Belarusian economy abandons hopes for growth in 2016
According to the IMF forecast, Belarus’ GDP is expected to decline by 2.2% in 2016. The forecast for 2015 has been revised downwards – GDP is expected to shrink by 3.6% instead of 2.2% according to April forecast. The deterioration is due to the slower pace of economic recovery in the developing countries with a view to preserving the current level of oil prices. In the near future investment in fixed assets will curb, household incomes will continue to fall, competition for jobs will increase, and inflation somewhat decline due to lower consumer demand. The current account deficit of 4.3% of GDP requires a search for external funding sources to service the public debt, since Belarus does not have sufficient domestic resources to service her debt.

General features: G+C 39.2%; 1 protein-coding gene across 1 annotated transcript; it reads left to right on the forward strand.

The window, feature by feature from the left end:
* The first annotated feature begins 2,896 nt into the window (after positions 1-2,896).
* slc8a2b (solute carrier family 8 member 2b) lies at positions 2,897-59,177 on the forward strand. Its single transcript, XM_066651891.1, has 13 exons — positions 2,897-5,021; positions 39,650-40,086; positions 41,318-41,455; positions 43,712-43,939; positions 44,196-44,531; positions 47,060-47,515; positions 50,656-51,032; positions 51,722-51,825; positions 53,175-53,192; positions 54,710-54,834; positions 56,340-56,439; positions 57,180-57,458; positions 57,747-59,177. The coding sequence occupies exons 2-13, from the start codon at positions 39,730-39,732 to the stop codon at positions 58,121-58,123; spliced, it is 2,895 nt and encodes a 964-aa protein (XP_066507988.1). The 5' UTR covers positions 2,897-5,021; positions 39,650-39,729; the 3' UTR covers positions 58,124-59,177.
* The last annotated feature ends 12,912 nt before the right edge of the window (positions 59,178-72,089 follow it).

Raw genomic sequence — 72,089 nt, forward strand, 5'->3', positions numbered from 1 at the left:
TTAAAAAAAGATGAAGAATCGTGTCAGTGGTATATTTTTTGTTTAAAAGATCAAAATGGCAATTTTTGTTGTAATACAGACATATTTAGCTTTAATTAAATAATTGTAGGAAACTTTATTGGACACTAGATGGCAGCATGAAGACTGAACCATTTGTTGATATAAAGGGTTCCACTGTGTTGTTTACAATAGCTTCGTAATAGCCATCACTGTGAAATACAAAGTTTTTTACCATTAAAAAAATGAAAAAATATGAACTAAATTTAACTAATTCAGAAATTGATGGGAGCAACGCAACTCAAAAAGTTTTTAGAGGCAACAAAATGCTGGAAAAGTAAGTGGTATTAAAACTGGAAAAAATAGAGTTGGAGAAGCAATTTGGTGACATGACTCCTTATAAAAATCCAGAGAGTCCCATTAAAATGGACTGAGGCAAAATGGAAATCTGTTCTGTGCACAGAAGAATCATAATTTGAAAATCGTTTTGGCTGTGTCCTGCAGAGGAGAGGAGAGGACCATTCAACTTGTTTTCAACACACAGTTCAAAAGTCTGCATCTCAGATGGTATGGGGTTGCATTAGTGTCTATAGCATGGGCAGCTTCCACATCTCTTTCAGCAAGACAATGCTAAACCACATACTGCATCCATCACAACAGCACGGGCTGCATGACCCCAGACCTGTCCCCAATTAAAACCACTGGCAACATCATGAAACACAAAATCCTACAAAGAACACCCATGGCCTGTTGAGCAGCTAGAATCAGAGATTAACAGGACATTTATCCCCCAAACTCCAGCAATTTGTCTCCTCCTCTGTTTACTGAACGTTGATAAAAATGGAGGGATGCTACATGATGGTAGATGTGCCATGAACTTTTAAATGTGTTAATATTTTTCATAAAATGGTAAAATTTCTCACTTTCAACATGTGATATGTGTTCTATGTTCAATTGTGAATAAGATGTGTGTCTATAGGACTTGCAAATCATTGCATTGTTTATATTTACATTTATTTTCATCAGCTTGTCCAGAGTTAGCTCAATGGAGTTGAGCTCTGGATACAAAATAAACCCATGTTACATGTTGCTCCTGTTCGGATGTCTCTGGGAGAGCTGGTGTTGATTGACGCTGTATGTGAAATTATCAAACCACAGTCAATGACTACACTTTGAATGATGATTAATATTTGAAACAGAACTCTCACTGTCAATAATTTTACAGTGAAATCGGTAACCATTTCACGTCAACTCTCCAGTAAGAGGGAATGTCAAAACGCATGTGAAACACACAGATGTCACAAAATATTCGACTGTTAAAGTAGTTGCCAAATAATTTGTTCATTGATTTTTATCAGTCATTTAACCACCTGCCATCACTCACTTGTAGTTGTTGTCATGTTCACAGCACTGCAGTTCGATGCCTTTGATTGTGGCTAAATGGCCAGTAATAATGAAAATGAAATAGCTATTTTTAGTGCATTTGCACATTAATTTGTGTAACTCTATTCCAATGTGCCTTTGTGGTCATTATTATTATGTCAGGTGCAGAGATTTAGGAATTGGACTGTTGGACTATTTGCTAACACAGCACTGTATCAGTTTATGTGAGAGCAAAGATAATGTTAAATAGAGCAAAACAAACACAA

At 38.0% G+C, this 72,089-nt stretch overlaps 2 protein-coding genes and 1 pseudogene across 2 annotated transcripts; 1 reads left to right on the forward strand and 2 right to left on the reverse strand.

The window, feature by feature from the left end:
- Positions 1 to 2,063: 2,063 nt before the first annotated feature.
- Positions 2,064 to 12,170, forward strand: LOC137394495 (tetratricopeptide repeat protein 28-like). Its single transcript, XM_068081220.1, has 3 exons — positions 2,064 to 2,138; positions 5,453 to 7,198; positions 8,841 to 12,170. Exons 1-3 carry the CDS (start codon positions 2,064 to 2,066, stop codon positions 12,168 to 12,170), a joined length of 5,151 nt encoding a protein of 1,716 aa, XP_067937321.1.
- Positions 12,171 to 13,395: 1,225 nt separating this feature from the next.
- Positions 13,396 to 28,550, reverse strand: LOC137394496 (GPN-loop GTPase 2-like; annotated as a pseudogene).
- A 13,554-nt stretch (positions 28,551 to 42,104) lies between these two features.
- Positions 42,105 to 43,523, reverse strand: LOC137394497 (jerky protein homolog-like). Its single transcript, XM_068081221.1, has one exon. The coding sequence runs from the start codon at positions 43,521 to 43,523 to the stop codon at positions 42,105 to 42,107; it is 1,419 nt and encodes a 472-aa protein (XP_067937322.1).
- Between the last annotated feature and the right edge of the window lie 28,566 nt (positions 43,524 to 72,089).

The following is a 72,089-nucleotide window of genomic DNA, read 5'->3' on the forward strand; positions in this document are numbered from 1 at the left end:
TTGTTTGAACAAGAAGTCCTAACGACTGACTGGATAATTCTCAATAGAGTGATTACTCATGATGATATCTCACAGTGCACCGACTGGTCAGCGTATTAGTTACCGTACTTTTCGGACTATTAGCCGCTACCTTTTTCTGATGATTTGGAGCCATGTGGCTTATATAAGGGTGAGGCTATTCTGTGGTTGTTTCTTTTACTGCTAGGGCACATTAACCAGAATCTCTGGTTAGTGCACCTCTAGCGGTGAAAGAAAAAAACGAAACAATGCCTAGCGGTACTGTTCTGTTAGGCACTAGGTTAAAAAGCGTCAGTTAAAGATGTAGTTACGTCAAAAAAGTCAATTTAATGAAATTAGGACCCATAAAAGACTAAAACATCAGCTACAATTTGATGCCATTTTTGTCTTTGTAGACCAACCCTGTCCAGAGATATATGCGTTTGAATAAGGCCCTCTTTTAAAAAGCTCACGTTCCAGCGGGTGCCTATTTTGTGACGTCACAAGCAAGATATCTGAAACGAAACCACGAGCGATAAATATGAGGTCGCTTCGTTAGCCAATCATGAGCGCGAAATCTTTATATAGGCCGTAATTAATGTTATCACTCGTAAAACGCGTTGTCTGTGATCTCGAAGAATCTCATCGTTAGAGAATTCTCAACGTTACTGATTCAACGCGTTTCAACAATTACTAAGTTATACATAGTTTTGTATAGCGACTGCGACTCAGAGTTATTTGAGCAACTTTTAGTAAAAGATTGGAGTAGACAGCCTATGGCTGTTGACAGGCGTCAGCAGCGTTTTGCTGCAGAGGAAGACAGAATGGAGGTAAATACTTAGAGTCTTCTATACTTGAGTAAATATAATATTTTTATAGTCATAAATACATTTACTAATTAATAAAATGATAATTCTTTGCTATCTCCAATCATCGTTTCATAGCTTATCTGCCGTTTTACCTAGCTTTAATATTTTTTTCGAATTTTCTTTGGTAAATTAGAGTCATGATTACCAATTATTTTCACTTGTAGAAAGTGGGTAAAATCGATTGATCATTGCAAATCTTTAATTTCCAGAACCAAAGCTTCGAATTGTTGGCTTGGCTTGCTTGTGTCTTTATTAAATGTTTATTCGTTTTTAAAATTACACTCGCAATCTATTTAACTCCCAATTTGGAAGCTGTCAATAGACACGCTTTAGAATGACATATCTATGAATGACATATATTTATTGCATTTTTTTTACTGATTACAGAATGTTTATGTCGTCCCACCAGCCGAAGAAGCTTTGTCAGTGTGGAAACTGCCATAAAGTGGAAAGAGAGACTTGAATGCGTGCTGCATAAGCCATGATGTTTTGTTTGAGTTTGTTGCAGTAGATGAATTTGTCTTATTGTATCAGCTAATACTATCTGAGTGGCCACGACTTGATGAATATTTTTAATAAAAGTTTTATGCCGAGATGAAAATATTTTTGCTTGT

President Lukashenka has met with the head of Chechnya Ramzan Kadyrov, who visited Minsk and the Minsk Automobile Plant. Minsk has always sought to have independent links with Russian regional elites, partially, to compensate for the Kremlin's diminishing interest in Belarus. In recent years, Belarus’ contacts with the Russian regions have been extremely intense. However, with some leaders of Russian regions, primarily heads of large republics, communication was more difficult to build. As many analysts in Minsk suggested, Minsk could regard contacts between President Lukashenka and the head of Chechnya as an additional communication channel for relieving tension in relations with the Kremlin. However, most likely, a trusting relationship with Kadyrov is a value for Minsk as such, provided Kadyrov’s broad business and political interests, and a high degree of autonomy for the Chechen leader from the Kremlin.